Finance Minister Grant Robertson has confirmed that the Government is ready to abandon its optimistic forecasts of the economic impact of the coronavirus.
He told Parliament yesterday that we are “ moving more towards the second scenario now, which is based on a longer-lasting shock with global impact feeding through to the economy for the rest of 2020.”
As recently as last Thursday, he was still listing his first scenario as a live option.
That predicted a temporary global demand shock where we experienced a temporary but significant impact on the New Zealand economy across the first half of 2020 before growth rebounded in the second half as exports returned to normal.
And the Government is now also actively planning for a third, worst-case scenario
That would be how to respond to a global downturn.
Because events are moving so fast, the Government is hampered by the lack of up to date economic data.
In a report yesterday Treasury said the impacts on New Zealand could be viewed through three channels: trade, financial markets, and confidence.
“The more persistent the virus proves to be, the larger the effects on activity are likely to be,” it said.
Tourism is the most immediately affected industry.
It says preliminary figures indicate that tourists from China are down to 10 per cent of where they were last year.
Data from NZ Customs clearly shows the impact of the travel ban, with arrivals from China falling to an average of around 200 people per day over the week ended 23 February. This compares with the average of 2,000 people that arrived per day over the same period in 2019.
The percentage of GDP generated by Chinese tourism in New Zealand is third behind Hong Kong and Thailand in the OECD.
Treasury said prices for some goods exports, including meat, forestry and seafood have fallen.
These three industries face the highest risk of disruption due to the impact of port delays and the difficulty in shifting supplies to other markets.
Treasury says the IMF downgraded its 2020 China growth forecast from 6.0% to 5.6%,
The IMF’s base case is that the spread of the virus will be contained in the current quarter, with a bounce-back later in the year as pent-up demand and policy stimulus spurs activity.
But the OECD in an economic assessment yesterday said that it expected Chinese GDP growth to fall below five per cent.
Treasury said that the IMF also noted the impact could be larger (which is what the OECD is suggesting) and longer-lasting leading to more pronounced supply chain disruptions and creating increased uncertainty that depresses sentiment and makes the global impact more severe.
“The strength of the bounce-back may also be impacted by changes in preferences surrounding travel or other global risks, such as renewed trade tensions or increasingly severe and frequent natural disasters stemming from climate change,” said the Treasury report.
Robertson along with the Prime Minister, Jacinda Ardern, met with Business NZ and the Combined Trade Unions last night.
The meeting also included a representative from Hospitality NZ.
Business NZ CEO, Kirk Hope, told POLITIK that they were backgrounded on the various Government moves to assist tourism and forestry workers and, in turn, asked if the Government could arrange to pay its invoices quickly so that cash could be moved into the economy.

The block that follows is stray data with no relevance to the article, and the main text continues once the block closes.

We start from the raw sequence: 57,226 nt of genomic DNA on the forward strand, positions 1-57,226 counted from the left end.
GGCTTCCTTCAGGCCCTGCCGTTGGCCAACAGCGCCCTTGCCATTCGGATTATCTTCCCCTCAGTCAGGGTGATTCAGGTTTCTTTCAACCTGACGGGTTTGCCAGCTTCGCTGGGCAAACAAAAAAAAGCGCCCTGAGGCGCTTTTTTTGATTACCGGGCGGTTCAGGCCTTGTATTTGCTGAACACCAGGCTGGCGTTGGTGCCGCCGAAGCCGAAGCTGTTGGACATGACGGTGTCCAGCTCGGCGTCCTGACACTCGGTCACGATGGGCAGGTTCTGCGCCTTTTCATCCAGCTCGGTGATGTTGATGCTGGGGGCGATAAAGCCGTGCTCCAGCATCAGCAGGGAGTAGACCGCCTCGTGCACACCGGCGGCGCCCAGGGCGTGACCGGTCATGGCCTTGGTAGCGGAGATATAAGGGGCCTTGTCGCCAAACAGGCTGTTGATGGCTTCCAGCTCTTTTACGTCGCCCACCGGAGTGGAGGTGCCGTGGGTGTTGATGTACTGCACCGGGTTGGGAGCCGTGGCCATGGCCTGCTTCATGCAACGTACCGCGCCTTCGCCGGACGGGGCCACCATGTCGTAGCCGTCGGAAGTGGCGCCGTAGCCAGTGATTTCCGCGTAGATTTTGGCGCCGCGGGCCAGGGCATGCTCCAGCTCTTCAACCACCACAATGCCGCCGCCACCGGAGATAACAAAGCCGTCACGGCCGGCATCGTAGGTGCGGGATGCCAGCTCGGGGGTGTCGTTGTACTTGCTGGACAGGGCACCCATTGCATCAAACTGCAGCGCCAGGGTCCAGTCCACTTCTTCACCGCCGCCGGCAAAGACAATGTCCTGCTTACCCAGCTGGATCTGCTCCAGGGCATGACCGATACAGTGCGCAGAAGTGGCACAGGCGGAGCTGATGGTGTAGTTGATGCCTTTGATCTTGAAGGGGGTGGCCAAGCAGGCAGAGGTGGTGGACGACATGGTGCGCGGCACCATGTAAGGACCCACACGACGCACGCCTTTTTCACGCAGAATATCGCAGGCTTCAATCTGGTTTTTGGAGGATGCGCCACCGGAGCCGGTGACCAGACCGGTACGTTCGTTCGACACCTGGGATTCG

POLITIK understands there may have been reservation expressed at the meeting about relying on the Reserve Bank to lead the response with big rate cuts.
ASB Bank Chief Economist, Nick Tuffley, said yesterday that he now expected the Reserve Bank would cut the OCR in coming months.
But, echoing some of the views expressed last night, he said the most effective support for New Zealanders and the NZ economy would come from central government responses, which could be most effectively targeted at the people and businesses most affected by the economic disruption.
There are other issues over how to compensate people in quarantine – and then if they get sick.
Quarantine is for 14 days and the Wellington Primary Healthcare Organisation, Compass Health, advised GPs yesterday that the most severe cases could last for six weeks.
But New Zealand law provides for only five days of paid sick leave.
This was discussed at the meeting on Monday night and proposals are expected to be brought forward on how to deal with it.
Meanwhile, the Tertiary Education Union has reacted against proposals from both Auckland and Victoria Universities to freeze staff or, in Victoria’s case, even consider redundancies now that it is clear that the 4000 plus Chinese students still not in the country for their University education may not turn up.
TEU National President, Michael Gilchrist, said yesterday this was premature and capacity must be retained in these institutions and staff are the most important element of that capacity.
“There are many other ways in which the impacts of the travel ban could be buffered,” he said.
“We agree that government, through the Tertiary Education Commission, has a vital role to play in that process and have asked for a meeting to work out a nation-wide strategy to address the impact of the travel ban.”
But there was some good news yesterday; the Ministry of Health confirmed that the two new suspected cases had tested negative leaving the country, so far, with only one confirmed case.
Dr Annette Nesdale, Wellington Medical Officer of Health, told the Comp[ass GPs that the current Ministry risk assessment was that the likelihood of a sustained transmission of the virus was only moderate and that the likelihood of a widespread outbreak was low.
It is thus more likely that the biggest impact on New Zealand will be economic and that is increasingly looking like it will be severe.
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